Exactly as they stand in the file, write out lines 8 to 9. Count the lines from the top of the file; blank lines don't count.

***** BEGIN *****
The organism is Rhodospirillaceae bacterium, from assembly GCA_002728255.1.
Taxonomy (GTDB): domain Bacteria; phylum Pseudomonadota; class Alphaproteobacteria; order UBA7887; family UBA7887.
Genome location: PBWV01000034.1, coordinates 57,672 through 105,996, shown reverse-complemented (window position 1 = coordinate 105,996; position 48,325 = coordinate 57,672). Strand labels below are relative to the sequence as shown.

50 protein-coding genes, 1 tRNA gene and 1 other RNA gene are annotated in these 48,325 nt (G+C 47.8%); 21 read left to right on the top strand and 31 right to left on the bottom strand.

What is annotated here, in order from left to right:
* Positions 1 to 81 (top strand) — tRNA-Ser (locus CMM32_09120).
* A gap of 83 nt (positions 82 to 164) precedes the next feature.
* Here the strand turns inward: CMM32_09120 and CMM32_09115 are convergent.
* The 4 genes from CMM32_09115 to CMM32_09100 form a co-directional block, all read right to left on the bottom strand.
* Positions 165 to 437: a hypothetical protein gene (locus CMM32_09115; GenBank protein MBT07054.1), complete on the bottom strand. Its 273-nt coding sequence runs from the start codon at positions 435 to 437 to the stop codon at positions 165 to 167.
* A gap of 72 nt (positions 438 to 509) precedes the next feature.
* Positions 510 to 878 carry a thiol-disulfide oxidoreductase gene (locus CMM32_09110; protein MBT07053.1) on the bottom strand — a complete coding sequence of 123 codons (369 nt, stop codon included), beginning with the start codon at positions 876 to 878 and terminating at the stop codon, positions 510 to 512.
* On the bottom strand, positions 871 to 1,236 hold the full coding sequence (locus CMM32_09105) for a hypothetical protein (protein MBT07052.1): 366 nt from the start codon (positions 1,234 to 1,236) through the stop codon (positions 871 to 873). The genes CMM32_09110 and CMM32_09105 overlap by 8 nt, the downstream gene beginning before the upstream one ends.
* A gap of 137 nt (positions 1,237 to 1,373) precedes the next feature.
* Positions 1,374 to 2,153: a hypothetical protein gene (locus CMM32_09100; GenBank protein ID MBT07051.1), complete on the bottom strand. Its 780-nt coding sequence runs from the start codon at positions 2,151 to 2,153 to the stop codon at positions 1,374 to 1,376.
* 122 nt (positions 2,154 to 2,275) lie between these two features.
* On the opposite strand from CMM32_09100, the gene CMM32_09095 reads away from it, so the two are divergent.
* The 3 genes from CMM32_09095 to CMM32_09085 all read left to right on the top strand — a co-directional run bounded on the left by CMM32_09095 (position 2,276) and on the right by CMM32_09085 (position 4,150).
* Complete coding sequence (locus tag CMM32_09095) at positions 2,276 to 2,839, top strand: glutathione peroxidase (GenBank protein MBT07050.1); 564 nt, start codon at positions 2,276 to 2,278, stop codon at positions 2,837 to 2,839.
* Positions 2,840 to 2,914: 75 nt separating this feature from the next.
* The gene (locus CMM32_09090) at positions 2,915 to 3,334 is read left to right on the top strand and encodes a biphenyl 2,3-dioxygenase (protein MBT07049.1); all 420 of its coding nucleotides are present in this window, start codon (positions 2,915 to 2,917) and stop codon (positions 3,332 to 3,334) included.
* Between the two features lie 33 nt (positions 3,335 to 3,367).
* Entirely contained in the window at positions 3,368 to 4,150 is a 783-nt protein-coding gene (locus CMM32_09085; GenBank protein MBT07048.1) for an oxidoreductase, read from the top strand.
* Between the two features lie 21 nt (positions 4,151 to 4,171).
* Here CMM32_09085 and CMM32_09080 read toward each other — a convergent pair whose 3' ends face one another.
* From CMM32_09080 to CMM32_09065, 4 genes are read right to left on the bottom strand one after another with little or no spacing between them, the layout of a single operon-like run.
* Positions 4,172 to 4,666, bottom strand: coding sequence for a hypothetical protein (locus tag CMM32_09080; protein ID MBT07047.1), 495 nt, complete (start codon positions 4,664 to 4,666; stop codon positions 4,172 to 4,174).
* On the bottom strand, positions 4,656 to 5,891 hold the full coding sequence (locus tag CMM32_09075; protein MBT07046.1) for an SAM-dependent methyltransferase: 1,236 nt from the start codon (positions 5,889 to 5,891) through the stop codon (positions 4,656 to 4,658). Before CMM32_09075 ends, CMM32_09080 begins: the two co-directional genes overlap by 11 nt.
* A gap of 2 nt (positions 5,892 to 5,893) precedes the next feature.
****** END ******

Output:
* Here the strand turns inward: CMM32_09120 and CMM32_09115 are convergent.
* The 4 genes from CMM32_09115 to CMM32_09100 form a co-directional block, all read right to left on the bottom strand.